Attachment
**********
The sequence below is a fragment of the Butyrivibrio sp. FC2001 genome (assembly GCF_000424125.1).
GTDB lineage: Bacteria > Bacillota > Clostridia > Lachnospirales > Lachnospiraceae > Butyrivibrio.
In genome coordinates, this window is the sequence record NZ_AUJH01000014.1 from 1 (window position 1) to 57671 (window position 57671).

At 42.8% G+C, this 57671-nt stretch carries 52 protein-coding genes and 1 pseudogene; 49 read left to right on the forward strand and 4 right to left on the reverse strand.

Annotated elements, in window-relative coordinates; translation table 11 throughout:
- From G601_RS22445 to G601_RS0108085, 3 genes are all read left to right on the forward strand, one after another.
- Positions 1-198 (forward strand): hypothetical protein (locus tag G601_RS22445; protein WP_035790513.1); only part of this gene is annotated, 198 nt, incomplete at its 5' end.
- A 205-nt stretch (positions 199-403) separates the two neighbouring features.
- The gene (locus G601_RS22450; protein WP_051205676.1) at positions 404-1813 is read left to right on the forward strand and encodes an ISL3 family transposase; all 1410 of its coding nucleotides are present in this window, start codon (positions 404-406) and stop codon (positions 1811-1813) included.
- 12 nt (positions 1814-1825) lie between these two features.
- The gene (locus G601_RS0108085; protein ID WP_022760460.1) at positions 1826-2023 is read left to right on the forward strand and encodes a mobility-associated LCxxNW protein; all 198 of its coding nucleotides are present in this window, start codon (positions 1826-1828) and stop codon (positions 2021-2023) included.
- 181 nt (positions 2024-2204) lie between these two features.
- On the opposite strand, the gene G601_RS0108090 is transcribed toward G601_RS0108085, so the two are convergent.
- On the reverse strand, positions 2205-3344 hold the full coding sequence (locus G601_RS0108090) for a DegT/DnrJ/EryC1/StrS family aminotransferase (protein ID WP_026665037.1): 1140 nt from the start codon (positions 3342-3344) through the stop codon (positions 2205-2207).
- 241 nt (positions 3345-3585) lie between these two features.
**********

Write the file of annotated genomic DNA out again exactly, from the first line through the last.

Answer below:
The sequence below is a fragment of the Butyrivibrio sp. FC2001 genome (assembly GCF_000424125.1).
GTDB lineage: Bacteria > Bacillota > Clostridia > Lachnospirales > Lachnospiraceae > Butyrivibrio.
In genome coordinates, this window is the sequence record NZ_AUJH01000014.1 from 1 (window position 1) to 57671 (window position 57671).

At 42.8% G+C, this 57671-nt stretch carries 52 protein-coding genes and 1 pseudogene; 49 read left to right on the forward strand and 4 right to left on the reverse strand.

Annotated elements, in window-relative coordinates; translation table 11 throughout:
- From G601_RS22445 to G601_RS0108085, 3 genes are all read left to right on the forward strand, one after another.
- Positions 1-198 (forward strand): hypothetical protein (locus tag G601_RS22445; protein WP_035790513.1); only part of this gene is annotated, 198 nt, incomplete at its 5' end.
- A 205-nt stretch (positions 199-403) separates the two neighbouring features.
- The gene (locus G601_RS22450; protein WP_051205676.1) at positions 404-1813 is read left to right on the forward strand and encodes an ISL3 family transposase; all 1410 of its coding nucleotides are present in this window, start codon (positions 404-406) and stop codon (positions 1811-1813) included.
- 12 nt (positions 1814-1825) lie between these two features.
- The gene (locus G601_RS0108085; protein ID WP_022760460.1) at positions 1826-2023 is read left to right on the forward strand and encodes a mobility-associated LCxxNW protein; all 198 of its coding nucleotides are present in this window, start codon (positions 1826-1828) and stop codon (positions 2021-2023) included.
- 181 nt (positions 2024-2204) lie between these two features.
- On the opposite strand, the gene G601_RS0108090 is transcribed toward G601_RS0108085, so the two are convergent.
- On the reverse strand, positions 2205-3344 hold the full coding sequence (locus G601_RS0108090) for a DegT/DnrJ/EryC1/StrS family aminotransferase (protein ID WP_026665037.1): 1140 nt from the start codon (positions 3342-3344) through the stop codon (positions 2205-2207).
- 241 nt (positions 3345-3585) lie between these two features.